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ISBN: 978-1-61620-350-4

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ISBN: 978-1-61620-361-0

LIST PRICE: $15.95

Singer Cyndi Lauper remembers shrieking by a highway near New York’s Kennedy International Airport as the Beatles’ limousine rolled by; popular disc jockey “Cousin Brucie” Morrow reveals how he helped recover a favorite medal snatched from Ringo’s neck by a frenzied fan; humorist Roy Blount Jr. dissects the lyrics to “When I’m Sixty-Four”; and photographer Henry Grossman takes us into the audience of The Ed Sullivan Show—where the Beatles first performed in the United States—and then on tour with the band.

The Beatles Are Here! explores the emotional impact—some might call it hysteria—of the Fab Four’s February 1964 arrival on our shores through the voices of those who witnessed it, were swept up in it indirectly, or, born too late, came to love the band after they broke up. Writers, musicians, fans—including Fran Lebowitz, Billy Joel, Renée Fleming, Lisa See, Pico Iyer, and others—describe in essays and interviews how they were inspired and changed by the Beatles. Conceived as “a scrapbook of madness,” in John Lennon’s famous words, this collection arose from writer Penelope Rowlands’s own Beatlemaniac phase, when she was one of five screaming girls captured in an iconic photograph that has been published around the world—and is displayed on the cover of this book. (The stories of the girls, who found each other again 50 years later, are also part of this volume.)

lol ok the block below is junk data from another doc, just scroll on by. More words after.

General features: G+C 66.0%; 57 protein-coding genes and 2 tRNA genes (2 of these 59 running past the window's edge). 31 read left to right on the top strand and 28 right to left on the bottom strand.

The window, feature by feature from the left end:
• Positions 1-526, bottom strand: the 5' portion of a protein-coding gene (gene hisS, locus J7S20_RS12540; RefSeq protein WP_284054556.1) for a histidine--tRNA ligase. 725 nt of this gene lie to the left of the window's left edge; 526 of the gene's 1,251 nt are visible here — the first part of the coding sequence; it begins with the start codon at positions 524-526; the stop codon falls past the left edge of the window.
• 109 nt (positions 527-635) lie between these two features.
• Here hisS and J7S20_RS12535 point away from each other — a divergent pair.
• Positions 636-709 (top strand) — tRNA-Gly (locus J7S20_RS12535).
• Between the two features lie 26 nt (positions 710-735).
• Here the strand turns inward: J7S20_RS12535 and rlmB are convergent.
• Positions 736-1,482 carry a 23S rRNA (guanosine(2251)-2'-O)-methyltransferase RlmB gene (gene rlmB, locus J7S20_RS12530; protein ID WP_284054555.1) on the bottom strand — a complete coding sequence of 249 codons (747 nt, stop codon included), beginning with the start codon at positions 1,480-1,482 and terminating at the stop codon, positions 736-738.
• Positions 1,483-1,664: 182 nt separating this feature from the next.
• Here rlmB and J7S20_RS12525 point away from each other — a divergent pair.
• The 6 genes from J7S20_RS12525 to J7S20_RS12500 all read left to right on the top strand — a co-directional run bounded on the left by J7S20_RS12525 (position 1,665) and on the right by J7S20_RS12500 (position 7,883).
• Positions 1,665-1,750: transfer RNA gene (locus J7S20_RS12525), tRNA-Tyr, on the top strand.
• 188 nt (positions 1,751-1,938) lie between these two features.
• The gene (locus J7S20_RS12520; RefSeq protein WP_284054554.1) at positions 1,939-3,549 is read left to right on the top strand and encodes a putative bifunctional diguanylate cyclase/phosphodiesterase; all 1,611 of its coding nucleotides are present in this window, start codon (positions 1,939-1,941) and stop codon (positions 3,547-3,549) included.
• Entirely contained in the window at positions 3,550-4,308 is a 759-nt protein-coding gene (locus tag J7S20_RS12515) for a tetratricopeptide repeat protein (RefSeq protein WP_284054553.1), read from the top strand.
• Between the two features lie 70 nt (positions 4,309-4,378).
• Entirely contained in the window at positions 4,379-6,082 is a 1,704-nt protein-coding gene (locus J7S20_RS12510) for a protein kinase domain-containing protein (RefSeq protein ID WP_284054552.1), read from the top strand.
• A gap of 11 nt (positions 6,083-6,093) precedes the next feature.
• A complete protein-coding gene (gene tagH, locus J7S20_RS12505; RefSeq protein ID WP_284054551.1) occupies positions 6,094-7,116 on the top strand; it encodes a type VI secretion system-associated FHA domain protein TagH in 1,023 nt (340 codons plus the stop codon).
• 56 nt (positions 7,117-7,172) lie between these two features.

The Beatles Are Here! is a celebration of the myth, the reality, the phenomenon, the era. Where did the Beatles take us, what did they deliver us from, and finally, what do they mean to us now?

Meet the author

Penelope Rowlands is a journalist and critic. Her books include the anthology Paris Was Ours and A Dash of Daring: Carmel Snow and Her Life in Fashion, Art, and Letters, a biography of the legendary editor-in-chief of Harper’s Bazaar.


“A goody bag of tributes and recollections.” —Vanity Fair

“One of the more fascinating new books on the Fab Four’s impact.” – The Boston Globe


“A great crop of recollections of the first wave of Beatlemania. There are reminiscences by fans from big cities and tiny towns, some sweet, some hilarious.” – Tampa Bay Times